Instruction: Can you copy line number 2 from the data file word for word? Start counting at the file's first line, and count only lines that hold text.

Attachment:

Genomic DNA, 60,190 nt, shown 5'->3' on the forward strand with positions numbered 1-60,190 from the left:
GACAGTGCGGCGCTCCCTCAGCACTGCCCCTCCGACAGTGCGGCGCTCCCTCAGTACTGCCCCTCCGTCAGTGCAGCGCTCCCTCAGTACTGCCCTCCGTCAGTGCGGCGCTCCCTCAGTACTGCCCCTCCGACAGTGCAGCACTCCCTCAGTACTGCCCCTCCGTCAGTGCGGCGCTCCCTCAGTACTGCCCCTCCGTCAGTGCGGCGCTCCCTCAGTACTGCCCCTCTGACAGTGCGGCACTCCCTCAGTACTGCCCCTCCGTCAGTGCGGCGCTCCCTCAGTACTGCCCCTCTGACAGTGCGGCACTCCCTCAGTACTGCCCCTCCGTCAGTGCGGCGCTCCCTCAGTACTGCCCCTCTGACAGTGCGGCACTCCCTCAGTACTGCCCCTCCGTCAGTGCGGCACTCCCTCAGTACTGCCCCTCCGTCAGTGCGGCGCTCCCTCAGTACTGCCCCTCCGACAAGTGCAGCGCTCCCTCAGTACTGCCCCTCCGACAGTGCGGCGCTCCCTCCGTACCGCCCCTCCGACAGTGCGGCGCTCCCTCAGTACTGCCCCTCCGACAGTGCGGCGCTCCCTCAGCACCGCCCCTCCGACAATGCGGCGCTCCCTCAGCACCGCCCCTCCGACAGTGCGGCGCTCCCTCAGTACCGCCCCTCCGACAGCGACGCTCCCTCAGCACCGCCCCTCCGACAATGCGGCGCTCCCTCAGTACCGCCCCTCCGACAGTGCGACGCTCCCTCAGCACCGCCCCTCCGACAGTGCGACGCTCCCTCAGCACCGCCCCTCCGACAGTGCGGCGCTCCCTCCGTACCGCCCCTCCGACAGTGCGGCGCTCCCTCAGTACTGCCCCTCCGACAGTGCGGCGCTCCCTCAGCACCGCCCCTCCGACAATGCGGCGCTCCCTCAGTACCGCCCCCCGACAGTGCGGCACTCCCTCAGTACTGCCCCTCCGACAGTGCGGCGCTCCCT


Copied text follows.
GACAGTGCGGCGCTCCCTCAGCACTGCCCCTCCGACAGTGCGGCGCTCCCTCAGTACTGCCCCTCCGTCAGTGCAGCGCTCCCTCAGTACTGCCCTCCGTCAGTGCGGCGCTCCCTCAGTACTGCCCCTCCGACAGTGCAGCACTCCCTCAGTACTGCCCCTCCGTCAGTGCGGCGCTCCCTCAGTACTGCCCCTCCGTCAGTGCGGCGCTCCCTCAGTACTGCCCCTCTGACAGTGCGGCACTCCCTCAGTACTGCCCCTCCGTCAGTGCGGCGCTCCCTCAGTACTGCCCCTCTGACAGTGCGGCACTCCCTCAGTACTGCCCCTCCGTCAGTGCGGCGCTCCCTCAGTACTGCCCCTCTGACAGTGCGGCACTCCCTCAGTACTGCCCCTCCGTCAGTGCGGCACTCCCTCAGTACTGCCCCTCCGTCAGTGCGGCGCTCCCTCAGTACTGCCCCTCCGACAAGTGCAGCGCTCCCTCAGTACTGCCCCTCCGACAGTGCGGCGCTCCCTCCGTACCGCCCCTCCGACAGTGCGGCGCTCCCTCAGTACTGCCCCTCCGACAGTGCGGCGCTCCCTCAGCACCGCCCCTCCGACAATGCGGCGCTCCCTCAGCACCGCCCCTCCGACAGTGCGGCGCTCCCTCAGTACCGCCCCTCCGACAGCGACGCTCCCTCAGCACCGCCCCTCCGACAATGCGGCGCTCCCTCAGTACCGCCCCTCCGACAGTGCGACGCTCCCTCAGCACCGCCCCTCCGACAGTGCGACGCTCCCTCAGCACCGCCCCTCCGACAGTGCGGCGCTCCCTCCGTACCGCCCCTCCGACAGTGCGGCGCTCCCTCAGTACTGCCCCTCCGACAGTGCGGCGCTCCCTCAGCACCGCCCCTCCGACAATGCGGCGCTCCCTCAGTACCGCCCCCCGACAGTGCGGCACTCCCTCAGTACTGCCCCTCCGACAGTGCGGCGCTCCCT